6 Production of Natural Flavour Molecules Natural sources Extraction (Physical processes) Fractionation Renewable raw materials Fractionation Fermentation Extraction “White biotechnology” Fractionation Renewable raw materials Enzyme hydrolysis Extraction Renewable raw materials Microwave activation Extraction Clean synthesis Processes compliant with Annex II – EC/1334/2008 Natural flavour & fragrance molecules

7 Flavour and Fragrance Product Overview Extracted products Oleoresins – herbs and spices in particular Concretes Absolutes Enfluerage – aroma extracted into purified fats & oils Expressed products Mostly applied to citrus peel oils Essential oils Steam distilled from green or dried plant materials Often starting materials for aroma molecules mostly fragrance applications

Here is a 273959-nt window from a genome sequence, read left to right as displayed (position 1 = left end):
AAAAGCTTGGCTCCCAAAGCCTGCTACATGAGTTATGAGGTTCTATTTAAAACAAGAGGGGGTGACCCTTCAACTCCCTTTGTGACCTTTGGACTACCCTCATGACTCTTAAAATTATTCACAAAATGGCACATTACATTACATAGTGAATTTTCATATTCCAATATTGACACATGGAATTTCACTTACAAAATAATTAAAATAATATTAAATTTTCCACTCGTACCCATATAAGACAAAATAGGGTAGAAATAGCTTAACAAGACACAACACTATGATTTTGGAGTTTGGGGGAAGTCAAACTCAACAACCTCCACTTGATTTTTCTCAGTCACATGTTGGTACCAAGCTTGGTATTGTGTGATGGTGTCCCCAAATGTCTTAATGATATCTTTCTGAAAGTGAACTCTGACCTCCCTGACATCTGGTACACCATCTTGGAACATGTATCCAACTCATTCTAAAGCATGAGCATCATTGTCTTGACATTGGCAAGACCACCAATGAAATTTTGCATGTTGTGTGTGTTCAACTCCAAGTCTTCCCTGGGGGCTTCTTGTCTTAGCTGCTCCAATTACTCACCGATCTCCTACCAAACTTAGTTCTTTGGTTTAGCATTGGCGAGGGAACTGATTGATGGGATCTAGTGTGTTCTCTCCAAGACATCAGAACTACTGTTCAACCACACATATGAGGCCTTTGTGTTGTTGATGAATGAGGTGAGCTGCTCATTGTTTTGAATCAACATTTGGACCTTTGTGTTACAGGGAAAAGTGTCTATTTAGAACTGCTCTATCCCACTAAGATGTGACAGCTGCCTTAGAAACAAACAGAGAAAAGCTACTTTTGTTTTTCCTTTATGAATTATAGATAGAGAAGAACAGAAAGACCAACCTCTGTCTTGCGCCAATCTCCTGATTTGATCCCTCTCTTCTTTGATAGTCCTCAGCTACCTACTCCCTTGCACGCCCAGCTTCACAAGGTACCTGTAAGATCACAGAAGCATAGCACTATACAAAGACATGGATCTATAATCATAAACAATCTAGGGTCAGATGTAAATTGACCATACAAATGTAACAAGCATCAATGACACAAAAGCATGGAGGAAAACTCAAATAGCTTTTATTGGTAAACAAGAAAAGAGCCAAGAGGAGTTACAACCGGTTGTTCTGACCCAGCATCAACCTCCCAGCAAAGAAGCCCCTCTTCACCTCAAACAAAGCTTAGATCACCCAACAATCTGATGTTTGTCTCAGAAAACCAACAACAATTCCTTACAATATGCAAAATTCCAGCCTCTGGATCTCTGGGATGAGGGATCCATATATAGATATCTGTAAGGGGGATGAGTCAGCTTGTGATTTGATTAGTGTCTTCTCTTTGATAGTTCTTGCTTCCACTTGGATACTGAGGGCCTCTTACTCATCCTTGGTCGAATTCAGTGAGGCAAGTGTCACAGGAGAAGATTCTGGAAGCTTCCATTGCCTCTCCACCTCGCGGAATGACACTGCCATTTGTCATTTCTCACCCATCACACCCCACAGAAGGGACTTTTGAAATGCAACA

8 Flavour and Fragrance molecules from plants F&F molecules are mostly secondary metabolites and plant chemotype specific Composition is also subject to climate, location, harvest date and post harvest processes Most plant derived molecules are: Terpenes Hydrocarbons, alcohols, aldehydes, esters Phenolics Alcohols, aldehydes, ethers, esters Aliphatic esters

9 Flavour and Fragrance molecules from plants Most aroma molecules are produced in specialised structures called trichomes Lavender trichomes Peppermint trichomes

10 Terpenes from plants Most terpenes used in flavour and fragrance formulations are mono (C=10) or sesquiterpenes (C=15) Monoterpenes and sesquiterpenes can be acyclic, mono, bi or very occasionally tricyclic myrcene  -terpinene camphene tricyclene  -farnesene  -bisabolene  -cadinene cyperene

11 Terpene hydrocarbons  -pinene sabinene  3 -carene  -pinene camphene limonene terpinen-4-ol myrcene caryophyllene humulene Picea abies Cupressocyparis leylandii Humulus lupulus = 60% = 60% + = 90% OH